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Review: Martin Short Kills in ‘Only Murders in the Building’ | tnewst.com Press "Enter" to skip to content

Review: Martin Short Kills in ‘Only Murders in the Building’

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Martin Short gives a master class in “Only Murders in the Building,” the 10-episode Hulu series in which he stars with Selena Gomez and Steve Martin. (The first three episodes premiere Tuesday.) It’s not a class in acting or comedy so much as it is a seminar in agelessness and professionalism, and in Short’s unmatched ability to turn self-absorption into a virtue.

Martin, who conceived of the show, created it with John Hoffman and stars in it — Martin’s first continuing role on television — is the elephant in the spacious rooms of the Upper West Side prewar apartment building where “Only Murders” is set. (The exteriors and the courtyard are those of the grand Belnord at Broadway and 86th Street.)

But it is Short, his frequent collaborator, who gives the show some comic spark and humanity, making Martin and Gomez his foils, in the most charming way possible. He steals every scene, not through grandstanding but with the steady skill of an old pro. He slays with filler dialogue (“You’re kidding me!” when his character isn’t allowed to return to his apartment) and throwaway gags (“Oh, you’re not Scott Bakula?” aimed at the always graciously self-deprecating Martin). You wish he were onscreen every moment.

He’s onscreen enough to carry you through “Only Murders,” an otherwise benign grab bag of familiar elements. It’s a lampoon of New York eccentricity, an ever so slightly mawkish tale of golden-agers getting their mojo back, and a cozy mystery of the closed-room variety, though in this case the room is a hulking co-op apartment building.

The one original ingredient in this blend is showbiz comedy: the three lead characters are all obsessed with true-crime podcasts, and when a fellow resident of their building is murdered in his apartment, they whip up their own broadcast titled “Only Murders in the Building.” (The series has some vanity-project vibes, and the inscrutability of the title doesn’t help dispel them. It refers to one character’s insistence that their podcast remain strictly local; imagine Martin saying, “Only murders IN THE BUILDING.”)

The central trio, pulled together by the murder, represent different shades of New York narcissism. Charles (Martin), a once-famous TV actor, is smug and misanthropic; Oliver (Short), a once-successful Broadway director, is gabby and theatrical; the much younger Mabel (Gomez), about whom little is known, is laconic and disdainful.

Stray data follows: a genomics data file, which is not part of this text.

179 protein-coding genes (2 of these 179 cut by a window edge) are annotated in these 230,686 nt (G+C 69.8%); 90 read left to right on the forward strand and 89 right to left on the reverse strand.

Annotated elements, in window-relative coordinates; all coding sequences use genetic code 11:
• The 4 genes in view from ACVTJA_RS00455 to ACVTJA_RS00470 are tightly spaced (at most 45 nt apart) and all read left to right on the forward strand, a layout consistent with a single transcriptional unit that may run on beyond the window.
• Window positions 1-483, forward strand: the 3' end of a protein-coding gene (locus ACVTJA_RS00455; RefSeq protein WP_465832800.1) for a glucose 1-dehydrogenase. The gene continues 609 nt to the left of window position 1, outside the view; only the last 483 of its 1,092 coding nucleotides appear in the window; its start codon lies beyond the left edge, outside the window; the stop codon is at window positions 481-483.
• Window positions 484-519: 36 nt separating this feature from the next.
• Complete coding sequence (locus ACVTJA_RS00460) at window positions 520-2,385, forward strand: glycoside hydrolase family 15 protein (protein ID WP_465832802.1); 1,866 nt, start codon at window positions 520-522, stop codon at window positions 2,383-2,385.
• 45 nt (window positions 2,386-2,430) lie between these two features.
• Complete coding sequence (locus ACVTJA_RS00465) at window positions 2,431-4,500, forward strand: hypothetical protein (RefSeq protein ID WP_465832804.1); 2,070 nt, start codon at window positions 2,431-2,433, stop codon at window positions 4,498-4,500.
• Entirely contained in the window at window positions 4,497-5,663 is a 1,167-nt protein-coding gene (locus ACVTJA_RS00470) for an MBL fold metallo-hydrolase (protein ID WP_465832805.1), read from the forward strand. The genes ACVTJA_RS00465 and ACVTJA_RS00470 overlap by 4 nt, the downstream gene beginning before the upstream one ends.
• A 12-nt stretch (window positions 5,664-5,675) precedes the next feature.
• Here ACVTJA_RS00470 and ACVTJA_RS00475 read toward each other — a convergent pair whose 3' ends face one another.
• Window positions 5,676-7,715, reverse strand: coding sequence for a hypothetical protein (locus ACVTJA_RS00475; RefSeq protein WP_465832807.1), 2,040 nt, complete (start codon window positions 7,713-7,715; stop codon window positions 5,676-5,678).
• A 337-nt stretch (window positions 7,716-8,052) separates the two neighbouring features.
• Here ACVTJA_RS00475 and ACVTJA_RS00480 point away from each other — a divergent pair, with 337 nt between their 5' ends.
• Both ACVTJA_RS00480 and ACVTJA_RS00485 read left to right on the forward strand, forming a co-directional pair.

As they bond over their shared grisliness and get excited about both solving a mystery and creating a podcast, there’s fun to be had from Oliver and Charles’s bickering, and the amateur detective work, while pretty routine, passes by painlessly. The depiction of co-op life will be amusing at least to those familiar with the real thing, and it’s fleshed out by a great supporting cast drawn from New York theater: Nathan Lane as a deli king and sometime Broadway angel, Amy Ryan as a possible love interest for Charles, Jayne Houdyshell as the foul-mouthed board president, Vanessa Aspillaga as the super. Da’Vine Joy Randolph shows up as a real detective who despises true-crime podcasts, and Tina Fey and Sting (as himself) drop in for entertaining cameos.

All of those seasoned performers provide moments of pleasure, and the various narrative threads play out with polished proficiency. But “Only Murders” doesn’t gel into something beyond the ordinary. Part of the problem is the time devoted to the show’s sentimental side, in which the podcast’s success might repair Oliver’s relationship with his son, return Charles’s self-esteem and solve the riddles of Mabel’s troubled past, breaking all of them out of their lonely New York shells.

That material takes some of the life out of what’s otherwise a slight but charming comedy, and it doesn’t do any favors to Martin, whose performance is a little dour and closed off, or to Gomez, who looks uncomfortable and occasionally terrified. (With all the veteran talent on the set, you would think that someone could have helped her relax and find something natural to play.)

It never slows down Short, however; he can turn on a dime and make Oliver’s desperation touching, then sail right back into high comic mode. He’s the real killer in the building.


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